Carcinogenicity Tests

Publication Title: 
Progress in Clinical and Biological Research
Author(s): 
Stevenson, D. E.
Publication Title: 
Human & Experimental Toxicology
Author(s): 
Neafsey, P. J.
Publication Title: 
Human & Experimental Toxicology
Author(s): 
Wilson, R.
Publication Title: 
National Toxicology Program Technical Report Series

Goldenseal root powder is used in folk medicine for the treatment of gastrointestinal disturbances, urinary disorders, hemorrhage, skin, mouth, and eye infections, and inflammation. The major alkaloids in goldenseal are berberine, hydrastine, and canadine. Goldenseal root powder was nominated for study by the National Institute of Environmental Health Sciences based on the potential for human exposure and the lack of carcinogenicity data, and because it is one of the most widely used herbs in the United States.

Author(s): 
National Toxicology Program
Publication Title: 
National Toxicology Program Technical Report Series

Milk thistle extracts have been used as medicinal herbs in the treatment of liver cirrhosis, chronic hepatitis (liver inflammation), and gallbladder disorders. Treatment claims also include lowering cholesterol levels; reducing insulin resistance; reducing the growth of cancer cells in breast, cervical, and prostate gland cancers; and antiviral activity. Other reported uses of milk thistle in folk medicine include as a treatment for malarial fever, bronchitis, gallstones, jaundice, peritonitis, uterine congestion, varicose veins, and as a milk production stimulant for nursing mothers.

Author(s): 
National Toxicology Program
Publication Title: 
Food and Chemical Toxicology: An International Journal Published for the British Industrial Biological Research Association

Trivalent chromium (Cr(III)) has been proposed to be an essential element, which may increase sensitivity to insulin and thus participate in carbohydrate and lipid metabolism. Humans ingest Cr(III) both as a natural dietary constituent and in dietary supplements taken for weight loss and antidiabetic effects. Chromium picolinate (CP), a widely used supplement, contains Cr(III) chelated with three molecules of picolinic acid and was formulated in an attempt to improve the absorption of Cr(III).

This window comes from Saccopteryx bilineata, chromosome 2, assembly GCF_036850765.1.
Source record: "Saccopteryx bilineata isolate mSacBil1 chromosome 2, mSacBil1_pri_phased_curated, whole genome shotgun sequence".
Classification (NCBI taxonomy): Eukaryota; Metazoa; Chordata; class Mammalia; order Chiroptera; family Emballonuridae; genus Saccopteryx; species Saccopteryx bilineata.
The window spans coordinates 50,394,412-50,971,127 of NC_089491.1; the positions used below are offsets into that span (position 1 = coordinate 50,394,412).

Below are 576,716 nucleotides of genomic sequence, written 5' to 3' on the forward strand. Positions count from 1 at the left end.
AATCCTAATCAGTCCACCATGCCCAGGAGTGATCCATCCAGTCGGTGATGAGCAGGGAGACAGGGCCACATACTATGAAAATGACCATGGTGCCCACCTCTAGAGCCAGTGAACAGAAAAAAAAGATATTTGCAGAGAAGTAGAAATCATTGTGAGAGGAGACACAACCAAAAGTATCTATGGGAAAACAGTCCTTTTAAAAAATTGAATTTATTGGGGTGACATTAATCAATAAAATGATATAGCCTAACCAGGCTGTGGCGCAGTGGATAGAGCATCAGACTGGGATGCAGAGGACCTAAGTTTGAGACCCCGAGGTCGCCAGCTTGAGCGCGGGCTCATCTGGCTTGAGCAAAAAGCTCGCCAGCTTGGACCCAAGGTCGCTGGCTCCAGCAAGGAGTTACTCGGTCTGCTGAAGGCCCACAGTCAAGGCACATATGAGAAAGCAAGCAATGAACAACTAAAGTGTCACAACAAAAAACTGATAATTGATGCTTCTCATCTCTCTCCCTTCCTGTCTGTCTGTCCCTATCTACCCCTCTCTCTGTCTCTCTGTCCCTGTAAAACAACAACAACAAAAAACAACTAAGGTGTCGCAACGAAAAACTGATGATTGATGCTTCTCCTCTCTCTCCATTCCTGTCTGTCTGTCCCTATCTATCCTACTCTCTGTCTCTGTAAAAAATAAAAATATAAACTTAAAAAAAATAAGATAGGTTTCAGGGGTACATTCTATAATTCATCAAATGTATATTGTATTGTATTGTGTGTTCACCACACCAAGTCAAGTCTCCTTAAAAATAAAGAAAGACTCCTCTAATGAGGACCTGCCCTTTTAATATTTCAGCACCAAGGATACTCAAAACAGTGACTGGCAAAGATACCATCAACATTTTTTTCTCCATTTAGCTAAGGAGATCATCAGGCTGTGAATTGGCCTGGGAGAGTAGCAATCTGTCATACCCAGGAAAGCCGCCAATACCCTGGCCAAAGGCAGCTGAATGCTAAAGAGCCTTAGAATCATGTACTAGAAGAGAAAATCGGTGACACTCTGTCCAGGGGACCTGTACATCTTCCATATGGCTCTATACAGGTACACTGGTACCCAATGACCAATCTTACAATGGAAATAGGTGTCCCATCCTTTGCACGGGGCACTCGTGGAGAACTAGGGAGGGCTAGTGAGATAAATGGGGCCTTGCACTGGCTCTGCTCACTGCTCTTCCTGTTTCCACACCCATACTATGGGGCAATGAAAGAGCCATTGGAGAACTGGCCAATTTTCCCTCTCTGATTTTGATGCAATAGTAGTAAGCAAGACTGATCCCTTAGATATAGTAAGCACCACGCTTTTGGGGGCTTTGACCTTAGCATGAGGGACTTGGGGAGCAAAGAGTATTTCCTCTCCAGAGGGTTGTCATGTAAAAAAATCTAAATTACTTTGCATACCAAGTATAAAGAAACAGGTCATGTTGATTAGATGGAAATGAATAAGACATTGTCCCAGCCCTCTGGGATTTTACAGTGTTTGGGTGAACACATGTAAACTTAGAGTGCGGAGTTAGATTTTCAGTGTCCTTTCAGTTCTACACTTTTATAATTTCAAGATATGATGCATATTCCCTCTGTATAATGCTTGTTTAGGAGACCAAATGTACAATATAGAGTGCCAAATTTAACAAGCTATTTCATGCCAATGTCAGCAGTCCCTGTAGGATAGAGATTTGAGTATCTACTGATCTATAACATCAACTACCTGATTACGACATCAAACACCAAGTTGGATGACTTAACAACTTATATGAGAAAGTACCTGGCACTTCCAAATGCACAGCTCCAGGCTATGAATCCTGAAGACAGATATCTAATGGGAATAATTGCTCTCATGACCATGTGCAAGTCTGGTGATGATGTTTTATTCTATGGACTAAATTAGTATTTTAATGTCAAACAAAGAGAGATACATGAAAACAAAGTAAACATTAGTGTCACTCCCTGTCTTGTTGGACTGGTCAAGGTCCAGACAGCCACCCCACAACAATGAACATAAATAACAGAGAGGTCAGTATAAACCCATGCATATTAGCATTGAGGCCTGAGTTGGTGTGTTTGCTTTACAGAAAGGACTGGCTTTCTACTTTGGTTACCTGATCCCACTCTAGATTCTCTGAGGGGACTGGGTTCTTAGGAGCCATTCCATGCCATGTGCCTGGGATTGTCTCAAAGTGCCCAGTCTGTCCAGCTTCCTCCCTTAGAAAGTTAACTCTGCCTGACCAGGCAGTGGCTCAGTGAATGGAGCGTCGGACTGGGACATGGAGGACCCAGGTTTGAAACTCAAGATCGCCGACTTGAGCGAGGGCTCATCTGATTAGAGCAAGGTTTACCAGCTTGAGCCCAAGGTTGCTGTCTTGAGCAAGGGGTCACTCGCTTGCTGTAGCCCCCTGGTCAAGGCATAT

Author(s): 
Stout, M. D.
Nyska, A.
Collins, B. J.
Witt, K. L.
Kissling, G. E.
Malarkey, D. E.
Hooth, M. J.
Publication Title: 
National Toxicology Program Technical Report Series

Chromium picolinate monohydrate is the commercially available form of chromium picolinate. Chromium picolinate is one of a number of compounds that contain chromium in the trivalent state (Cr III), which is the predominant form of chromium in nature. Humans ingest Cr III in food and dietary supplements. The major uses of Cr III in the chemical and manufacturing industries include production of chromium pigments and leather tanning.

Author(s): 
National Toxicology Program
Publication Title: 
National Toxicology Program Technical Report Series

Androstenedione is an androgen steroid that is normally synthesized within men and women and may be metabolized to a more potent androgen or estrogen hormone. It was nominated to the National Toxicology Program for study due to concern for adverse health effects associated with its chronic use as a dietary supplement by athletes (prior to the banning of its over the counter sales). In order to evaluate its subchronic and chronic toxicity, male and female F344/N rats and B6C3F1 mice were administered androstenedione (98% pure) by gavage for 2 weeks, 3 months, or 2 years.

Publication Title: 
Food and Chemical Toxicology: An International Journal Published for the British Industrial Biological Research Association

Androstenedione was marketed as a dietary supplement to increase muscle mass during training. Due to concern over long-term use, the NTP evaluated the subchronic and chronic toxicity and carcinogenicity of androstenedione in male and female F344/N rats and B6C3F1 mice. In subchronic studies, dose limiting effects were not observed. A chronic (2-year) exposure by gavage at 10, 20, or 50 mg/kg in rats and male mice, and 2, 10, or 50 mg/kg in female mice (50 mg/kg, maximum feasible dose) was conducted.

Author(s): 
Blystone, Chad R.
Elmore, Susan A.
Witt, Kristine L.
Malarkey, David E.
Foster, Paul M. D.
Publication Title: 
National Toxicology Program Technical Report Series

Kava beverages, made from dried roots of the shrub Piper methysticum, have been used ceremonially and socially in the South Pacific and in Europe since the 1700s. The drink is reported to have pleasant mild psychoactive effects, similar to alcoholic beverages. In the United States, kava kava is an herbal product used extensively as an alternative to anti-anxiety drugs such as Xanax and Valium. It has also been reported as being used to help children with hyperactivity and as a skin-conditioning agent in cosmetics.

Author(s): 
National Toxicology Program

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